Online C Programming Test - C Programming Test 4



Loading...  Loading Test...

Instruction:

  • Total number of questions : 20.
  • Time alloted : 20 minutes.
  • Each question carry 1 mark, no negative marks.
  • DO NOT refresh the page.
  • All the best :-).

1.

How many times "IndiaBIX" is get printed?

#include<stdio.h>
int main()
{
    int x;
    for(x=-1; x<=10; x++)
    {
        if(x < 5)
            continue;
        else
            break;
        printf("IndiaBIX");
    }
    return 0;
}

A.
Infinite times
B.
11 times
C.
0 times
D.
10 times

Your Answer: Option (Not Answered)

Correct Answer: Option C

Learn more problems on : Control Instructions

Discuss about this problem : Discuss in Forum

2.

What will be the output of the program?

#include<stdio.h>
int main()
{
    int i=-3, j=2, k=0, m;
    m = ++i && ++j || ++k;
    printf("%d, %d, %d, %d\n", i, j, k, m);
    return 0;
}

A.
1, 2, 0, 1
B.
-3, 2, 0, 1
C.
-2, 3, 0, 1
D.
2, 3, 1, 1

Your Answer: Option (Not Answered)

Correct Answer: Option C

Explanation:

Step 1: int i=-3, j=2, k=0, m; here variable i, j, k, m are declared as an integer type and variable i, j, k are initialized to -3, 2, 0 respectively.

Step 2: m = ++i && ++j || ++k;
becomes m = (-2 && 3) || ++k;
becomes m = TRUE || ++k;.
(++k) is not executed because (-2 && 3) alone return TRUE.
Hence this statement becomes TRUE. So it returns '1'(one). Hence m=1.

Step 3: printf("%d, %d, %d, %d\n", i, j, k, m); In the previous step the value of i,j are increemented by '1'(one).

Hence the output is "-2, 3, 0, 1".

Learn more problems on : Expressions

Discuss about this problem : Discuss in Forum

3.

What will be the output of the program?

#include<stdio.h>

int addmult(int ii, int jj)
{
    int kk, ll;
    kk = ii + jj;
    ll = ii * jj;
    return (kk, ll);
}

int main()
{
    int i=3, j=4, k, l;
    k = addmult(i, j);
    l = addmult(i, j);
    printf("%d, %d\n", k, l);
    return 0;
}

A.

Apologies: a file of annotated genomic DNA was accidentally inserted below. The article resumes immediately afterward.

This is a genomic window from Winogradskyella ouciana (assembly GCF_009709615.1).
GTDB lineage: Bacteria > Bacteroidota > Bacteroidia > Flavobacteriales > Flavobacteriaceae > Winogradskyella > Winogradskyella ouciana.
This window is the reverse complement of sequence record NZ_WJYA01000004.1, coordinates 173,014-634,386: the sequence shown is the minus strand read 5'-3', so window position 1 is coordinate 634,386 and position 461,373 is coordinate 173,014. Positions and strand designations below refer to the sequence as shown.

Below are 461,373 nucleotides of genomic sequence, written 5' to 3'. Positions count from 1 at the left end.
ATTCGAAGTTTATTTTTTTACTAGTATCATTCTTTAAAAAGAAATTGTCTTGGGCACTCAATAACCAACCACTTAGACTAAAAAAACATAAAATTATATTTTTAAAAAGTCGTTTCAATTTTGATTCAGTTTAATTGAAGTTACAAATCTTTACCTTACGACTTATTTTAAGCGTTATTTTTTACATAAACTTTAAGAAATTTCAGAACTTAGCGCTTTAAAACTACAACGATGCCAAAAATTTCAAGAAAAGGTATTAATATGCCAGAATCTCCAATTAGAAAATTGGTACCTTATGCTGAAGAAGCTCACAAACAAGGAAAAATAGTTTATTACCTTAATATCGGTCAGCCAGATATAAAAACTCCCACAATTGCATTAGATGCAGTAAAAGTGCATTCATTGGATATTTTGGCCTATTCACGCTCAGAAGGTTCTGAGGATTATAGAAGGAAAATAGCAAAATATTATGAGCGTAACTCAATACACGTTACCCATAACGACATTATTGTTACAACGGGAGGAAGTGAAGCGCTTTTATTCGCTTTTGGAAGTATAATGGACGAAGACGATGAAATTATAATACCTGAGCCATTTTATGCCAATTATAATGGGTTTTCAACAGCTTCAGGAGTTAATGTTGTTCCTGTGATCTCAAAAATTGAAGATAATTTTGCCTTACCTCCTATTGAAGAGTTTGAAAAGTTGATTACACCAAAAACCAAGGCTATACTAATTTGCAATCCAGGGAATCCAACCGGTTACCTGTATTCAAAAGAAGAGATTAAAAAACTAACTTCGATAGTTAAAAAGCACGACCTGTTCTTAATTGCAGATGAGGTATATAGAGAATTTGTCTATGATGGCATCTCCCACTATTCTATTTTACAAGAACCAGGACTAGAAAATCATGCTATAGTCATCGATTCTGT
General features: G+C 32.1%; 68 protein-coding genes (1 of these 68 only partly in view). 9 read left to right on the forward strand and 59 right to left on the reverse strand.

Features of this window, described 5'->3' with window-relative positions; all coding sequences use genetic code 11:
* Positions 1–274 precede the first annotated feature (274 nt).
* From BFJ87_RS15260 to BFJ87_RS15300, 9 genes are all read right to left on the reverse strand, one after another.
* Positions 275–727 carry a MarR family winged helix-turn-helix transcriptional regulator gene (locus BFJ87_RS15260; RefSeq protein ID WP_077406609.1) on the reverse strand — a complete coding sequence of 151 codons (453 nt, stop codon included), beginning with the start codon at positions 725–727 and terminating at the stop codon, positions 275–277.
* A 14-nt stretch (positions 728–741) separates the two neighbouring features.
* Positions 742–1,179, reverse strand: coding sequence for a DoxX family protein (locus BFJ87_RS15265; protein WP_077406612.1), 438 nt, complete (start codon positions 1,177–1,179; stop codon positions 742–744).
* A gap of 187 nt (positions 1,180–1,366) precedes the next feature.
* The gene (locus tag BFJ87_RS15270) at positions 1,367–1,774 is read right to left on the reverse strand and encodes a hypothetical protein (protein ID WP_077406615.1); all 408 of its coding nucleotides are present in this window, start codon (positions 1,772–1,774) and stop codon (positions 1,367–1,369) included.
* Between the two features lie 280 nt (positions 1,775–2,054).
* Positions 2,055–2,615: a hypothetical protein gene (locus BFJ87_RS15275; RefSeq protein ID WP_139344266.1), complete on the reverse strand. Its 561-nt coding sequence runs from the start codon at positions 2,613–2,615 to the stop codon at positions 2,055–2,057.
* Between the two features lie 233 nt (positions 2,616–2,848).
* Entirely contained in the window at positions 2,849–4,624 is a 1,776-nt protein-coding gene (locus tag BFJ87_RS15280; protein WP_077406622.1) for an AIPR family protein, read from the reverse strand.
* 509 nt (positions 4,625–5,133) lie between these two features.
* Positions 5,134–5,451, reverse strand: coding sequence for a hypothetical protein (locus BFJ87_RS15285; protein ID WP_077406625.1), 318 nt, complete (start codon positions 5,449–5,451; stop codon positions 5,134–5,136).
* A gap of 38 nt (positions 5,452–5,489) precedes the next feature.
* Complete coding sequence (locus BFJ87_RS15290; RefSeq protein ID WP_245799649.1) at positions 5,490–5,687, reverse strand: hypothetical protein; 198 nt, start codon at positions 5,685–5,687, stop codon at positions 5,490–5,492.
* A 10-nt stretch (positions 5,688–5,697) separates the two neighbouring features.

12, 12
B.
7, 7
C.
7, 12
D.
12, 7

Your Answer: Option (Not Answered)

Correct Answer: Option A

Explanation:

Step 1: int i=3, j=4, k, l; The variables i, j, k, l are declared as an integer type and variable i, j are initialized to 3, 4 respectively.

The function addmult(i, j); accept 2 integer parameters.

Step 2: k = addmult(i, j); becomes k = addmult(3, 4)

In the function addmult(). The variable kk, ll are declared as an integer type int kk, ll;

kk = ii + jj; becomes kk = 3 + 4 Now the kk value is '7'.

ll = ii * jj; becomes ll = 3 * 4 Now the ll value is '12'.

return (kk, ll); It returns the value of variable ll only.

The value 12 is stored in variable 'k'.

Step 3: l = addmult(i, j); becomes l = addmult(3, 4)

kk = ii + jj; becomes kk = 3 + 4 Now the kk value is '7'.

ll = ii * jj; becomes ll = 3 * 4 Now the ll value is '12'.

return (kk, ll); It returns the value of variable ll only.

The value 12 is stored in variable 'l'.

Step 4: printf("%d, %d\n", k, l); It prints the value of k and l

Hence the output is "12, 12".

Learn more problems on : Functions

Discuss about this problem : Discuss in Forum

4.

Will the following program print the message infinite number of times?

#include<stdio.h>
#define INFINITELOOP while(1)

int main()
{
    INFINITELOOP
    printf("IndiaBIX");
    return 0;
}

A.
Yes
B.
No

Your Answer: Option (Not Answered)

Correct Answer: Option A

Explanation:

Yes, the program prints "IndiaBIX" and runs infinitely.

The macro INFINITELOOP while(1) replaces the text 'INFINITELOOP' by 'while(1)'

In the main function, while(1) satisfies the while condition and it prints "IndiaBIX". Then it comes to while(1) and the loop runs infinitely.

Learn more problems on : C Preprocessor

Discuss about this problem : Discuss in Forum

5.

What will be the output of the program ?

#include<stdio.h>
int *check(static int, static int);

int main()
{
    int *c;
    c = check(10, 20);
    printf("%d\n", c);
    return 0;
}
int *check(static int i, static int j)
{
    int *p, *q;
    p = &i;
    q = &j;
    if(i >= 45)
        return (p);
    else
        return (q);
}

A.
10
B.
20
C.
Error: Non portable pointer conversion
D.
Error: cannot use static for function parameters

Your Answer: Option (Not Answered)

Correct Answer: Option D

Learn more problems on : Pointers

Discuss about this problem : Discuss in Forum

6.

If the size of integer is 4bytes, What will be the output of the program?